In seven categories, Oregon wine beats out California, says a Linfield College survey.

The seven categories are:

  • Hand crafted artisan wines
  • Organic or sustainably made
  • Small family farms
  • Community/collaboration
  • Value for price
  • Uniqueness
  • Quirkiness/independence

In contrast, California scored higher than Oregon for:

  • Mass produced wine
  • Tradition
  • Expensive wines
  • Easy to find when I buy wine.

The Linfield College consumer survey looked at attitudes towards Oregon versus California wines and wineries. They interviewed 1020 consumers and asked questions about their perceptions of Oregon wines and wineries. Those results were compared to results from the same survey conducted for California wines and wineries.

In preparation for the study, researchers interviewed nineteen representatives of Oregon wineries including founders, owners, managers, and winemakers. From the interviews of people in the Oregon wine industry five factors that they consider key to  Oregon’s regional reputation were identified. Those factors are Hand crafted artisan, Organic or sustainably made, Small family farms, Community Collaboration, and Stewardship of the land.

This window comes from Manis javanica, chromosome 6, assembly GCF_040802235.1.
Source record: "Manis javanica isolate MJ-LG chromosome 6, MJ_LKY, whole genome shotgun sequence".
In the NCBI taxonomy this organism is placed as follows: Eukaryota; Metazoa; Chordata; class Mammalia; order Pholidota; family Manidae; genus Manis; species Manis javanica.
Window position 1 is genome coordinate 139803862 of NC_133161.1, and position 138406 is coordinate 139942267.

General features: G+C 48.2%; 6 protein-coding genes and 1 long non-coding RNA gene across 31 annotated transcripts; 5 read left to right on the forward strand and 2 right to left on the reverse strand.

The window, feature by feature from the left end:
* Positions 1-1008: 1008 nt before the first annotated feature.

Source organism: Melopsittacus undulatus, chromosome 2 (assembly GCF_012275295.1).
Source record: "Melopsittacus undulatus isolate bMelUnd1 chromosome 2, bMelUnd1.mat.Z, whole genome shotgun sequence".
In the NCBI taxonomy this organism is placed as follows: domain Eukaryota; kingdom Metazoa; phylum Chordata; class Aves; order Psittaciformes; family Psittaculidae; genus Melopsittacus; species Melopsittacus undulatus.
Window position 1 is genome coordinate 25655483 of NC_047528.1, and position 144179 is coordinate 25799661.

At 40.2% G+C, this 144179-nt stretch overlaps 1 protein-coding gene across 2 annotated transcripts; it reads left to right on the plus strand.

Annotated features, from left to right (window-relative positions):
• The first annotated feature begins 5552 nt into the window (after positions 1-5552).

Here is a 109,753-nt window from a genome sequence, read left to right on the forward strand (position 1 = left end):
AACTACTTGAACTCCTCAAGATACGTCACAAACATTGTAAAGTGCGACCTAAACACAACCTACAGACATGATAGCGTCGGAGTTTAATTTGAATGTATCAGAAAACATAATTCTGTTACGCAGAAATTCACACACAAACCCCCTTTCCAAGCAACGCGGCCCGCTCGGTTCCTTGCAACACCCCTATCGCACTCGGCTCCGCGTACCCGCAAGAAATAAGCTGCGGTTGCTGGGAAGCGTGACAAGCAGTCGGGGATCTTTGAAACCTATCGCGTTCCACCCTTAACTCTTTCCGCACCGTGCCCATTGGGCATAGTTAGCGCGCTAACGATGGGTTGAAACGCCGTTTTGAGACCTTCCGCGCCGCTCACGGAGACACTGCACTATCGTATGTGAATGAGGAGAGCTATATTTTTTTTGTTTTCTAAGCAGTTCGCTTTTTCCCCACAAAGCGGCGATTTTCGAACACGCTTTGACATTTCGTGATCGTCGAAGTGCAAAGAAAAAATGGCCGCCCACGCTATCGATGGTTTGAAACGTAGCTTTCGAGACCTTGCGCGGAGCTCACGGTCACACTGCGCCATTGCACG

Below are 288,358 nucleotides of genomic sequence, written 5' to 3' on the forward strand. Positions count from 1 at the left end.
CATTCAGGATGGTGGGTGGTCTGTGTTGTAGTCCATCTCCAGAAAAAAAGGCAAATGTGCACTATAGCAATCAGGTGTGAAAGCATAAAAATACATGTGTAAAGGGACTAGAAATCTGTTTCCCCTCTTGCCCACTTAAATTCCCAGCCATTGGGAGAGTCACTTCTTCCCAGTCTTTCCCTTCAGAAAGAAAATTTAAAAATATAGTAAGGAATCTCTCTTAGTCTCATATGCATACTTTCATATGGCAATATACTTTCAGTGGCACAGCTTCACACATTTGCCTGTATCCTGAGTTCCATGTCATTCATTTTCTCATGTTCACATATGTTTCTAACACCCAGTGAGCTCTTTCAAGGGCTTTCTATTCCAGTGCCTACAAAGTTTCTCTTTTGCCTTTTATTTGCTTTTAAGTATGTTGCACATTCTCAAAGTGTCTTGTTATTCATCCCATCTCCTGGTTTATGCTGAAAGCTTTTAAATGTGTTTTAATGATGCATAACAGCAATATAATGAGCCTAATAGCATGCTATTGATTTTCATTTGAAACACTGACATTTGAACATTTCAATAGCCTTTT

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What we can learn

Oregon winery owners spend time and money to promote their wines, marketing their visions, their goals, and the fruits of their labors. Some wineries emphasize history, others a philosophy of life. The focus might be environmental, local food production, or social. Each winery wants to stand out and be identified for their own unique brand and style.

Oregon wine, as a statewide industry, needs a definition. Industry insiders think they have a good idea of what sells – what consumers respond to when the words “Oregon wine” come up. But an insular attitude towards consumers can lead to expensive mistakes. Thus the Linfield study’s importance to all Oregon wineries, and to the industry overall.

by Jean Yates